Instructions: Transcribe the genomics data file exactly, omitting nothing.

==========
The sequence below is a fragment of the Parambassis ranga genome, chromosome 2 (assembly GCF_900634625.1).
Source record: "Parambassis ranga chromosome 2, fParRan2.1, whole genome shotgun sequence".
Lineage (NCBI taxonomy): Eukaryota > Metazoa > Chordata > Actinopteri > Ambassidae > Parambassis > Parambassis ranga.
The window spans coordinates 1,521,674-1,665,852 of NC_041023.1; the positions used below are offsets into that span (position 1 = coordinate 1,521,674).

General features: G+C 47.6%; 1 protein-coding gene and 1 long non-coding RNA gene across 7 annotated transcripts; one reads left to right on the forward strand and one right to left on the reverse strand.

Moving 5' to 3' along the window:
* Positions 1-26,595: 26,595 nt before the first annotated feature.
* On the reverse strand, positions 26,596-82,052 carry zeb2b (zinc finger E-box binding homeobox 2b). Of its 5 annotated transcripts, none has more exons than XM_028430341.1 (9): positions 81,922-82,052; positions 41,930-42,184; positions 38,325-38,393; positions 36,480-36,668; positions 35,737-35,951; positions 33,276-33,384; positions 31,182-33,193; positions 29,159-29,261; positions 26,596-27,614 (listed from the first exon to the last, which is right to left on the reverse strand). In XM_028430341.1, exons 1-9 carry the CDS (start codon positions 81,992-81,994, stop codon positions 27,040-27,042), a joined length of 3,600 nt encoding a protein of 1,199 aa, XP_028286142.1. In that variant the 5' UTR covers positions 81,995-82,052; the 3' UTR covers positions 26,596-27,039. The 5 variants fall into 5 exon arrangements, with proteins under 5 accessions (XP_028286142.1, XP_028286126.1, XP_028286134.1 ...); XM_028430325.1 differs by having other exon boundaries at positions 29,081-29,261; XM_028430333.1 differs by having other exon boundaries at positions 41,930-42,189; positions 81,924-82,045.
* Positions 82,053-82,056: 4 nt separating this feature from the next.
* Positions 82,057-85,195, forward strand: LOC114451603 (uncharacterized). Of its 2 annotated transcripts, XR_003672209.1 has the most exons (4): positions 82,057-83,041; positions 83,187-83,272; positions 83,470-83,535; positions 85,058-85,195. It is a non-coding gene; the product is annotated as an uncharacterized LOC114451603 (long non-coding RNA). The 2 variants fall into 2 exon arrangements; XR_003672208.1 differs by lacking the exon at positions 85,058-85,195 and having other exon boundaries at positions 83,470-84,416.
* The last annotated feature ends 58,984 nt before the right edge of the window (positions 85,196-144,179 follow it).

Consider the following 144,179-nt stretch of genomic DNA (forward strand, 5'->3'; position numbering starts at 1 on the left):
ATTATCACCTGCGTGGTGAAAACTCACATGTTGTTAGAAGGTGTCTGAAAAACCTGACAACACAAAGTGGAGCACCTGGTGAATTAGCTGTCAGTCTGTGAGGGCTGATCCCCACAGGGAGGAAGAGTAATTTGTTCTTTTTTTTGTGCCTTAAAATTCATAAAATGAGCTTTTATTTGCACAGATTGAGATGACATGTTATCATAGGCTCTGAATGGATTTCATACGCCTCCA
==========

The sequence below is a fragment of the Parambassis ranga genome, chromosome 2 (assembly GCF_900634625.1).
Source record: "Parambassis ranga chromosome 2, fParRan2.1, whole genome shotgun sequence".
Lineage (NCBI taxonomy): Eukaryota > Metazoa > Chordata > Actinopteri > Ambassidae > Parambassis > Parambassis ranga.
The window spans coordinates 1,521,674-1,665,852 of NC_041023.1; the positions used below are offsets into that span (position 1 = coordinate 1,521,674).

General features: G+C 47.6%; 1 protein-coding gene and 1 long non-coding RNA gene across 7 annotated transcripts; one reads left to right on the forward strand and one right to left on the reverse strand.

Moving 5' to 3' along the window:
* Positions 1-26,595: 26,595 nt before the first annotated feature.
* On the reverse strand, positions 26,596-82,052 carry zeb2b (zinc finger E-box binding homeobox 2b). Of its 5 annotated transcripts, none has more exons than XM_028430341.1 (9): positions 81,922-82,052; positions 41,930-42,184; positions 38,325-38,393; positions 36,480-36,668; positions 35,737-35,951; positions 33,276-33,384; positions 31,182-33,193; positions 29,159-29,261; positions 26,596-27,614 (listed from the first exon to the last, which is right to left on the reverse strand). In XM_028430341.1, exons 1-9 carry the CDS (start codon positions 81,992-81,994, stop codon positions 27,040-27,042), a joined length of 3,600 nt encoding a protein of 1,199 aa, XP_028286142.1. In that variant the 5' UTR covers positions 81,995-82,052; the 3' UTR covers positions 26,596-27,039. The 5 variants fall into 5 exon arrangements, with proteins under 5 accessions (XP_028286142.1, XP_028286126.1, XP_028286134.1 ...); XM_028430325.1 differs by having other exon boundaries at positions 29,081-29,261; XM_028430333.1 differs by having other exon boundaries at positions 41,930-42,189; positions 81,924-82,045.
* Positions 82,053-82,056: 4 nt separating this feature from the next.
* Positions 82,057-85,195, forward strand: LOC114451603 (uncharacterized). Of its 2 annotated transcripts, XR_003672209.1 has the most exons (4): positions 82,057-83,041; positions 83,187-83,272; positions 83,470-83,535; positions 85,058-85,195. It is a non-coding gene; the product is annotated as an uncharacterized LOC114451603 (long non-coding RNA). The 2 variants fall into 2 exon arrangements; XR_003672208.1 differs by lacking the exon at positions 85,058-85,195 and having other exon boundaries at positions 83,470-84,416.
* The last annotated feature ends 58,984 nt before the right edge of the window (positions 85,196-144,179 follow it).

Consider the following 144,179-nt stretch of genomic DNA (forward strand, 5'->3'; position numbering starts at 1 on the left):
ATTATCACCTGCGTGGTGAAAACTCACATGTTGTTAGAAGGTGTCTGAAAAACCTGACAACACAAAGTGGAGCACCTGGTGAATTAGCTGTCAGTCTGTGAGGGCTGATCCCCACAGGGAGGAAGAGTAATTTGTTCTTTTTTTTGTGCCTTAAAATTCATAAAATGAGCTTTTATTTGCACAGATTGAGATGACATGTTATCATAGGCTCTGAATGGATTTCATACGCCTCCA